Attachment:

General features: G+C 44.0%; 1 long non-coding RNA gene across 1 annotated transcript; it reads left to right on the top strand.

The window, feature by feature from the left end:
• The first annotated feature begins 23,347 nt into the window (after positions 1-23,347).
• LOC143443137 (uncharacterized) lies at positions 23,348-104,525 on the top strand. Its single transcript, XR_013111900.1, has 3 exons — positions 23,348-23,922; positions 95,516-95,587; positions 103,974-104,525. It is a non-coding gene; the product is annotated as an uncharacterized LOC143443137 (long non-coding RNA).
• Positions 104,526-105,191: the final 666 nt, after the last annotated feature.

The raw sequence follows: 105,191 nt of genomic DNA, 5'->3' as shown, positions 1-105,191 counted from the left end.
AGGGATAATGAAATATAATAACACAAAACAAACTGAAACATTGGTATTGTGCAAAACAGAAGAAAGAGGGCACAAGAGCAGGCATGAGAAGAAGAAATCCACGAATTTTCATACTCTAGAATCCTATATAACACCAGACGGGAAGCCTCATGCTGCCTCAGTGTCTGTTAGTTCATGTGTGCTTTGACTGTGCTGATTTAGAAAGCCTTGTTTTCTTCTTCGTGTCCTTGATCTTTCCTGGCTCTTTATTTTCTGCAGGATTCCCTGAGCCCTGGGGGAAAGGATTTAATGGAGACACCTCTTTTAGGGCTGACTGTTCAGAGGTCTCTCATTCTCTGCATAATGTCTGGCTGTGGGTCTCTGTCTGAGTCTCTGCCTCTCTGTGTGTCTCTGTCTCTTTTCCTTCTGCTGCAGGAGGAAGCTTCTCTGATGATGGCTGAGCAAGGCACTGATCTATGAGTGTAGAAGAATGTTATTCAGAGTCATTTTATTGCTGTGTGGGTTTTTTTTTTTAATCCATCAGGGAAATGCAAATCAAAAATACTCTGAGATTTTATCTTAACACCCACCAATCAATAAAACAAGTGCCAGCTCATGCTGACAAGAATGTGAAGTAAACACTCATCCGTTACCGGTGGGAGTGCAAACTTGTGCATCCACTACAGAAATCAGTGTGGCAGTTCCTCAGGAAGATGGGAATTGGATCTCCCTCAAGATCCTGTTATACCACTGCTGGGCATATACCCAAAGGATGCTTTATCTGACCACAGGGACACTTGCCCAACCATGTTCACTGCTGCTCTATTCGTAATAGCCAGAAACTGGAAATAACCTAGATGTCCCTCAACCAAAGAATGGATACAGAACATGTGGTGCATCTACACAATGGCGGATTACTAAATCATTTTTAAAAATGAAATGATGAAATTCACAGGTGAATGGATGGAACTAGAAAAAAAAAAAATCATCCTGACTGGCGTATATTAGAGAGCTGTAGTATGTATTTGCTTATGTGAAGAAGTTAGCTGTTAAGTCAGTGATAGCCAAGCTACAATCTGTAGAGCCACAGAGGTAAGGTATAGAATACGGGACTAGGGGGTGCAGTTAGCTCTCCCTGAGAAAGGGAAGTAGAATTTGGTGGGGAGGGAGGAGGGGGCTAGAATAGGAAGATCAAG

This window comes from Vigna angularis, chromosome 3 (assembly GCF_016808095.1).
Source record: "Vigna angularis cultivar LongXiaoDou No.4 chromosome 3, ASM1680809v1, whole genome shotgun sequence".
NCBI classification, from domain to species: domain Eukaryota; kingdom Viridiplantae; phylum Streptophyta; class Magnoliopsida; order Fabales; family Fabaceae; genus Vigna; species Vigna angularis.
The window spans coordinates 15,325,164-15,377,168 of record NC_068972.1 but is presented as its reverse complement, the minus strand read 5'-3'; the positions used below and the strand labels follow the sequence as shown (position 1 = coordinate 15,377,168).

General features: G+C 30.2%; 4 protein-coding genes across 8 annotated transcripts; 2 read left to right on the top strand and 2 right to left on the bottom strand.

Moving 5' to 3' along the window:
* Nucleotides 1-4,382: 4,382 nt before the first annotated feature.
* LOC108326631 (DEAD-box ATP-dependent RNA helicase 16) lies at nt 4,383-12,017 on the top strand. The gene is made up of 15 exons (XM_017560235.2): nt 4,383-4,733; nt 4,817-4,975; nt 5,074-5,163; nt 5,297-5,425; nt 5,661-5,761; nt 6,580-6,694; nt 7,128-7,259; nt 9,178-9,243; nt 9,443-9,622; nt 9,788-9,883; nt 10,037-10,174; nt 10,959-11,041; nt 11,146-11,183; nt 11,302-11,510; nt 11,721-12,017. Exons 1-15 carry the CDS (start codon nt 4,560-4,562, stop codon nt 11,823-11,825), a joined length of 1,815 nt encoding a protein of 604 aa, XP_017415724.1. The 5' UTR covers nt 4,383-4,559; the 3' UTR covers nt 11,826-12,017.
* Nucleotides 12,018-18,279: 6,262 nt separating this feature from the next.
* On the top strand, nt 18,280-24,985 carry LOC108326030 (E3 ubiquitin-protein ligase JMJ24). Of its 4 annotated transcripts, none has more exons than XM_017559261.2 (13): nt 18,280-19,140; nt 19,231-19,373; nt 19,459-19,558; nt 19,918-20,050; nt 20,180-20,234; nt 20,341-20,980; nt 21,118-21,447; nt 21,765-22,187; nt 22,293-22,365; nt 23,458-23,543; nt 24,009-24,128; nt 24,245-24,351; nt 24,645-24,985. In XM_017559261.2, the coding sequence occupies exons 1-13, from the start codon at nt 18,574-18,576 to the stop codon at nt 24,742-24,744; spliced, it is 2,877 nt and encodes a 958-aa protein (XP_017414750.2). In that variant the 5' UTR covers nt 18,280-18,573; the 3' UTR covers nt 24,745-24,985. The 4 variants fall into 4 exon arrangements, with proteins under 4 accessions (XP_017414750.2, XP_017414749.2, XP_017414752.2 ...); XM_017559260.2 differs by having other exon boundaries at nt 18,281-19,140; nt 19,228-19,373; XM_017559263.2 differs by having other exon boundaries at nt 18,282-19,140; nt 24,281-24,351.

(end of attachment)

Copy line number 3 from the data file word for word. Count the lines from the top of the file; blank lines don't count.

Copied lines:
• The first annotated feature begins 23,347 nt into the window (after positions 1-23,347).